hesse revised

When Caroline at Beauty is a Sleeping Cat suggested the idea of a Hermann Hesse Reading Week (back during the German Literature Month last November), I jumped at the idea, delighted to co-host. Hesse is an author with whom I have a long history; I first read his work in my 20s, and I was absolutely absorbed by his books, with their vivid ideas and fascinating tales.

Hesse was a Nobel prize-winner, with an illustrious writing career: his first novel “Peter Camenzind” was published in 1904, and his final one “The Glass Bead Game” in 1943. It was this latter, widely considered his masterpiece, which was cited in particular when he receive the prize; but his works are wide-ranging, from the earlier, more pastoral and evocative tales, to the later novels dealing in high concepts of morals, ethics and meanings.

hesse covers

Hermann Hesse’s works were very fashionable in the late 20th century, in particular works like “Demian” and “Steppenwolf” which drew on lifestyles and beliefs being adopted by the counter-culture. They also reflected his anti-war views which of course were much in vogue, and his spiritual side typified by his love of Buddhism. However, I do feel that he may have slipped out of sight of modern readers, so I’m really happy to be involved in any kind of initiative which brings his works to potential readers!

In recent years I’ve read his “Knulp” for the first time and revisited “Siddhartha”. However, I’d like to go back to at least one of his later and more substantial works for this reading week; there are plenty to choose from and so actually deciding which book(s) will be the hardest thing!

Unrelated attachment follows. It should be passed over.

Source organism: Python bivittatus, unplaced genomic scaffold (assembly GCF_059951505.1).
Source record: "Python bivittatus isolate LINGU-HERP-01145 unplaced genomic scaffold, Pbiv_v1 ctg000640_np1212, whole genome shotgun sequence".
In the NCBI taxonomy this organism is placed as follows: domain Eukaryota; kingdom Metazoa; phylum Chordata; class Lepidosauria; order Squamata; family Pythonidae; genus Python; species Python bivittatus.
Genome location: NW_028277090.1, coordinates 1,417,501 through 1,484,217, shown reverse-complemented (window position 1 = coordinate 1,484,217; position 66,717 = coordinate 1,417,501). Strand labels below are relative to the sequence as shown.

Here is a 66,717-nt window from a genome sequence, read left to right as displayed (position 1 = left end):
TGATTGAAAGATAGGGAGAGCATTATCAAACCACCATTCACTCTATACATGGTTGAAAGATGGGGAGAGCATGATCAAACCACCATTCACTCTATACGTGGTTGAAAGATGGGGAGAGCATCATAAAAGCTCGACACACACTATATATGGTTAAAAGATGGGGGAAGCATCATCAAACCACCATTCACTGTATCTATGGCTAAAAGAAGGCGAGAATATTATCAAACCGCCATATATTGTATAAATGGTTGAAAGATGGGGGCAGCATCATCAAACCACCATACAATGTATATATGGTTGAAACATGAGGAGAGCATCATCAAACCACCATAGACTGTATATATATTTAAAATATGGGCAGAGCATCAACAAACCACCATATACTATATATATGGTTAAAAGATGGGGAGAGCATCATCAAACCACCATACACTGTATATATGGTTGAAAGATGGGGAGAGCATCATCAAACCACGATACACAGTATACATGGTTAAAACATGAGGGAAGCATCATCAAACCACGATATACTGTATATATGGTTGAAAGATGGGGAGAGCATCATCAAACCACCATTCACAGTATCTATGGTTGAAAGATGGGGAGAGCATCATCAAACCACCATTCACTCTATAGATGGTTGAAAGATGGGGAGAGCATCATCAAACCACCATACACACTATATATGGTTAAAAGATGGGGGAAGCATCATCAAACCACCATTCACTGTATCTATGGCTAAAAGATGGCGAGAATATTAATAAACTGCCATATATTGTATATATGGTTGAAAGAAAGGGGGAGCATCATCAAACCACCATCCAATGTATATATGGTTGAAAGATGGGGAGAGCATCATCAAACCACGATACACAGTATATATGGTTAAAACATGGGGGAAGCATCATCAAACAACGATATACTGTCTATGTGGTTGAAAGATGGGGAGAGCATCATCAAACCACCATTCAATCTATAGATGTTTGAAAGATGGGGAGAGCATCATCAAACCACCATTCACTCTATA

What’s surprising is how scattered Hesse’s work is in translation; a few books are available as Penguin Classics, but some of the earlier ones only appear to be in older, out of print versions. Surely he’s an author that needs to be brought to modern readers in a nice new edition of his complete works!

hesse spines

So what Hesse to read? Well, as far as I know, not all of his works have been translated into English, but here is a partial list of possible titles, based on what I could see online and what I have on my shelves. I imagine Caroline may well be reading in the original language but alas, I will have to stick with the versions other people have kindly rendered understandable for me…

Peter Camenzind (1904)
Beneath the Wheel (also published as The Prodigy)(1906)
Gertrude (1910)
Rosshalde (1914)
Knulp (1915)
Strange News from Another Star (1919)
Demian (1919)
Klingsor’s Last Summer (1920)
Wandering (1920)
Siddhartha (1922)
Steppenwolf (1927)
Narziss and Goldmund (1930) (yes, I know it’s now translated as “Narcissus” but I’m sticking with my original Penguin!)
Journey to the East (1932)
The Glass Bead Game (1943)

If the War Goes On (collected 1978)
Stories of Five Decades (collected 1954)

There is also poetry, which I may try to track down, and plenty of autobiography and essays. For me, I think I shall definitely revisit “Steppenwolf” but apart from that I’m not sure. “The Glass Bead Game” is calling too and also “Narziss and Goldmund. However, I appear not to own “Peter Camenzind” so there’s another possibility.

Narziss!

Narziss!

So please do join in if you fancy exploring the work of this wonderful German writer; I may well put up a separate page and please leave any comments and links to reviews, thoughts on Hesse or anything else relevant. Check out Caroline’s blog where she’ll be posting and linking too. Hermann Hesse Reading Week promises to be a great experience and we’ll look forward very much to a joint rediscovery of this great German author!

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